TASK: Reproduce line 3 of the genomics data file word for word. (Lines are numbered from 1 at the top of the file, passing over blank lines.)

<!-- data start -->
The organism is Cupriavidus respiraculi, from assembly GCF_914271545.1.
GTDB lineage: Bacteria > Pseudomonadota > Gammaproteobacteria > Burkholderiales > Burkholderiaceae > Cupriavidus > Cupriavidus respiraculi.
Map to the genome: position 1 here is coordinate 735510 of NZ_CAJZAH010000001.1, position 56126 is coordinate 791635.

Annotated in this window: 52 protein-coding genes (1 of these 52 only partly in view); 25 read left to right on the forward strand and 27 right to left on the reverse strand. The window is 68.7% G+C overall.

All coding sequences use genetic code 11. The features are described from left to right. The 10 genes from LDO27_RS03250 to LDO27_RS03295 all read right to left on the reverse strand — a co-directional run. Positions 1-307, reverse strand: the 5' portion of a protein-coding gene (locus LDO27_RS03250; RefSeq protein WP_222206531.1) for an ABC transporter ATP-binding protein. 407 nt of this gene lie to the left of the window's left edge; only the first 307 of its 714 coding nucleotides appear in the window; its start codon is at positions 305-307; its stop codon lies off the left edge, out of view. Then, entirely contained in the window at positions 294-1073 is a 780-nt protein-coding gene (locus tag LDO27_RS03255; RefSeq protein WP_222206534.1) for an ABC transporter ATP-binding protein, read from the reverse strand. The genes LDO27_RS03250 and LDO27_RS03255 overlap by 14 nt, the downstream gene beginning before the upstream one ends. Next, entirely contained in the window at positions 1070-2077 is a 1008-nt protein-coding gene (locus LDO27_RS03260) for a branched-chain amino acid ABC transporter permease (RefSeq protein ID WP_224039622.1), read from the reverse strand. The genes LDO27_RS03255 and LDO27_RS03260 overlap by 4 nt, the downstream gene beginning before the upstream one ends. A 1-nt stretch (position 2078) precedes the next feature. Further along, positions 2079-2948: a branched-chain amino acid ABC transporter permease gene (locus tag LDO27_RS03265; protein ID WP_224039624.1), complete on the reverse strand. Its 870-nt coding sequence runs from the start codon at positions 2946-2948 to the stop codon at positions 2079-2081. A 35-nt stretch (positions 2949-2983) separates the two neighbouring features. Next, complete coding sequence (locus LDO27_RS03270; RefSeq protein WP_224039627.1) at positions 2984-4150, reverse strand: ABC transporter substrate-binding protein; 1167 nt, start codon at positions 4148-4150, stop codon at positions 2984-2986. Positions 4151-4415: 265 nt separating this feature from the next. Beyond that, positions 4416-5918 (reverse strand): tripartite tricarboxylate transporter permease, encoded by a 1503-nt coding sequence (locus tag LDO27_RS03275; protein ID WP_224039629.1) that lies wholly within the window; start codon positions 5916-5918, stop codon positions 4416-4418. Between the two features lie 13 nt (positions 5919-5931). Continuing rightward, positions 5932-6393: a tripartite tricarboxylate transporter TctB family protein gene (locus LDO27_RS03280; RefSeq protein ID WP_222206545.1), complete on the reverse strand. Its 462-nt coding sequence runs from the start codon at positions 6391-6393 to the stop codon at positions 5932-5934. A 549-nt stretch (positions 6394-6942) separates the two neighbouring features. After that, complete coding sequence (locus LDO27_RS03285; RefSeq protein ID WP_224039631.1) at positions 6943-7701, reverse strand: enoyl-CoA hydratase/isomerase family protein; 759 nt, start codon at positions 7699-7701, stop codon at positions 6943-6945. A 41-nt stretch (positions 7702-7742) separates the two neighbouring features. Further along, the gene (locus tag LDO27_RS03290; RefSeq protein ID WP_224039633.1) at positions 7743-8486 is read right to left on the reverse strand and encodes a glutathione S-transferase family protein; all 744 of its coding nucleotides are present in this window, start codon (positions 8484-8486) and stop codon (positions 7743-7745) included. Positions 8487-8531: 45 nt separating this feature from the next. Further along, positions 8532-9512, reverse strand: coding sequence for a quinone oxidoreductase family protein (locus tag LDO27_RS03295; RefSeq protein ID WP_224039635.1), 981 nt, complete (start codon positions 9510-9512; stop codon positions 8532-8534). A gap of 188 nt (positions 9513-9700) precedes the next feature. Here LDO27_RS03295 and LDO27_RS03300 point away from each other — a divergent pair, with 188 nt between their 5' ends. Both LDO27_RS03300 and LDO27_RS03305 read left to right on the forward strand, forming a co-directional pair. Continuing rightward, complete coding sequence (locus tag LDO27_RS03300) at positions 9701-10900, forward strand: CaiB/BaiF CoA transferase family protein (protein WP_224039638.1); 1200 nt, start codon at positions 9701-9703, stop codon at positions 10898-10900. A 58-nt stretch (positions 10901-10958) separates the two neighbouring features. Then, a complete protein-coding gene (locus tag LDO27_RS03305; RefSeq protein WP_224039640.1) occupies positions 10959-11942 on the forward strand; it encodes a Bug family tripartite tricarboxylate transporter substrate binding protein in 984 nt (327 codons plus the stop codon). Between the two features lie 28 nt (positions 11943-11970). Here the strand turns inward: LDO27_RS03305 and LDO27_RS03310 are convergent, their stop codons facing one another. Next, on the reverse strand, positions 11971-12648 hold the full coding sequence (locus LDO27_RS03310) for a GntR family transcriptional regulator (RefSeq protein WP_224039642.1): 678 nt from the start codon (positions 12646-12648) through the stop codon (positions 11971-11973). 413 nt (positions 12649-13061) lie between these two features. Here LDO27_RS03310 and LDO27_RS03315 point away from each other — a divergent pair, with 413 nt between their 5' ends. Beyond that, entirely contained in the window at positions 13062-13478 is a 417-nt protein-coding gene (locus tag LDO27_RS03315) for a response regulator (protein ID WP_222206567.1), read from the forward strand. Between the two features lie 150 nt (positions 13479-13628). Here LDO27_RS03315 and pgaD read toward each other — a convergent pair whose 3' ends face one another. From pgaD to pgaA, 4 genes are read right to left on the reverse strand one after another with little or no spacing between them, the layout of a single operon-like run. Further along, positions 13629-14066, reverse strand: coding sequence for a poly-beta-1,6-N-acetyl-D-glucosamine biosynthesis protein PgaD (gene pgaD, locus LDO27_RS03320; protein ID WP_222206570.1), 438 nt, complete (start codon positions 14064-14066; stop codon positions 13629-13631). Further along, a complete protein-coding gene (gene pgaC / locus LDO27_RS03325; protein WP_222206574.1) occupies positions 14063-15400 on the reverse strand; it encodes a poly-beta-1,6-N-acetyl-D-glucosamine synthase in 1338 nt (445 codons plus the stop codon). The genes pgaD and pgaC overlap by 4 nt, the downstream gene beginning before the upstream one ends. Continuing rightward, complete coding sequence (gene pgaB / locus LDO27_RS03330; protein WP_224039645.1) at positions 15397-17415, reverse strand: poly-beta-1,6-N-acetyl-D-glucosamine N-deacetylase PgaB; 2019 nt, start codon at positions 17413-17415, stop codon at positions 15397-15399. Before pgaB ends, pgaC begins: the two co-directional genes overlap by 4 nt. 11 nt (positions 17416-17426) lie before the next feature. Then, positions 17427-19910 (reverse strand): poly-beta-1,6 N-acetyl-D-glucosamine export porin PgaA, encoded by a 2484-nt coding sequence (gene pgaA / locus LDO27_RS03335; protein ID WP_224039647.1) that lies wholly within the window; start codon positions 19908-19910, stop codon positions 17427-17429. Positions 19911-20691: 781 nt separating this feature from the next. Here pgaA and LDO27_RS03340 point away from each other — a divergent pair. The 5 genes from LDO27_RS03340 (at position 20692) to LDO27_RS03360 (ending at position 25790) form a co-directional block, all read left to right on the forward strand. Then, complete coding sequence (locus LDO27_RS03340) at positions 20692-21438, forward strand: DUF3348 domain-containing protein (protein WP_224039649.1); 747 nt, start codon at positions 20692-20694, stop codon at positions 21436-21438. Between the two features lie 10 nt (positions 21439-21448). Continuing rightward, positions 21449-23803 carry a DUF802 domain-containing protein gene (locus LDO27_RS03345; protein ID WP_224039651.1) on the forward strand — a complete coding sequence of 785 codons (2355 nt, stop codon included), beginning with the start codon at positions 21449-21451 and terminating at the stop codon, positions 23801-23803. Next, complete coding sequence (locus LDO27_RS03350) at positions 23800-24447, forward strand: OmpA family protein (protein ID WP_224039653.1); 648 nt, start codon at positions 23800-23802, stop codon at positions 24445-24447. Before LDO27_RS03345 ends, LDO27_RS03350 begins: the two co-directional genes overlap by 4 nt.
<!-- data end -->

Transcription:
Map to the genome: position 1 here is coordinate 735510 of NZ_CAJZAH010000001.1, position 56126 is coordinate 791635.